The virtual warehouse allows QVC.com to enter new markets, but its customers would not remain loyal if the quality of service decreased by doing so. It’s the back-end processes that ensure the high level of service. “QVC has been well known for its back-end infrastructure,” Hamlin states. CommerceHub makes it possible to equal those standards through the virtual warehouse model.
That capability allows QVC.com customers to go out to other Web sites and then bring those purchases back to the QVC.com shopping cart. “For instance, you could go to ArtSelect, which is a site that allows a consumer to customize the framing of artwork that they purchase,” explains Hamlin. “We, as a general merchant, would never build that type of content or technology to sell those types of products, but the CommerceHub technology allows us to marry other sites’ content and their shopping proposition with our shopping cart and back-end infrastructure. In order words, the other site’s front end is tied all the way back through our back end, so we are monitoring that vendor’s back end. Unlike our competitors, this allows us to actually ensure that our customers get their goods and have the proper experience.”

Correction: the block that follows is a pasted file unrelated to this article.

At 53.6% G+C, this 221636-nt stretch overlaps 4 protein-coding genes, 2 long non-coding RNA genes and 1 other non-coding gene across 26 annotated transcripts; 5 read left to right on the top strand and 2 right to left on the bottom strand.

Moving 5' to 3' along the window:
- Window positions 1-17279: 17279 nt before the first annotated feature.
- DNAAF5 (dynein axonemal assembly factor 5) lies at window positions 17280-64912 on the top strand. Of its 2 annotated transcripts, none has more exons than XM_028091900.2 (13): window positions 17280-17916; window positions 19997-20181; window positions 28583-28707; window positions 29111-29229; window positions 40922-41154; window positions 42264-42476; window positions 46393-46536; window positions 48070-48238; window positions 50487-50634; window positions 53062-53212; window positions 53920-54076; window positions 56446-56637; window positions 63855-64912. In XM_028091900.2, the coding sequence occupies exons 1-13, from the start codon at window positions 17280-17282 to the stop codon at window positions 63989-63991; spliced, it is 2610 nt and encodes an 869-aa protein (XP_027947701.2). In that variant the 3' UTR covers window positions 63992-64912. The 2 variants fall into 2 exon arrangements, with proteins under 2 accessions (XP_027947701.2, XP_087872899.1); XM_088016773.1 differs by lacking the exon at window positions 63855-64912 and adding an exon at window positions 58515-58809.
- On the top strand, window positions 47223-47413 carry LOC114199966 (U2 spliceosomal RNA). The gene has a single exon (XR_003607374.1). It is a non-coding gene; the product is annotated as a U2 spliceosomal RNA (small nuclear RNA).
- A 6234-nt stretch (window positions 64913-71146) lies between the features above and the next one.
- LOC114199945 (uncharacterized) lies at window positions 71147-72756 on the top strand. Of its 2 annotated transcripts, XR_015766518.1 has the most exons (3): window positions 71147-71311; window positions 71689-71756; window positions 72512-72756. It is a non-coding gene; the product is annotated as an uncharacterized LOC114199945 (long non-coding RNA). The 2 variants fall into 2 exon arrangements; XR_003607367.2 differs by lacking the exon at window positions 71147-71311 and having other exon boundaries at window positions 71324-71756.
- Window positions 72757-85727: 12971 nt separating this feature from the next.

Indeed, the outsourcing strategy for QVC.com is so successful that QVC is now testing the strategy for food and other products it drop ships. Hamlin believes outsourcing allows buyers to do things more quickly and, in many cases, more efficiently. He advises buyers considering outsourcing to perform due diligence to make sure the potential outsourcer will listen to the buyer’s needs and meet the buyer’s business objectives.
Lessons from the Outsourcing Journal:
- A virtual warehouse provides the capability to present more products and options to customers by leveraging alliances with external manufacturers’ warehouses, distributors and fulfillment operations.
- A successful virtual warehousing model requires software management tools and processes that are capable of managing a large volume of separate warehouse and fulfillment operations.
- The back-end processes will make or break customer satisfaction levels.
About the Author: Ben Trowbridge is an accomplished Outsourcing Consultant with extensive experience in outsourcing and managed services. As a former EY Partner and CEO of Alsbridge, he built successful practices in Transformational Outsourcing, Managed services provider, strategic sourcing, BPO, Cybersecurity Managed Services, and IT Outsourcing. Throughout his career, Ben has advised a broad range of clients on outsourcing and global business services strategy and transactions. As the current CEO of the Outsourcing Center, he provides invaluable insights and guidance to buyers and managed services executives. Contact him at [email protected].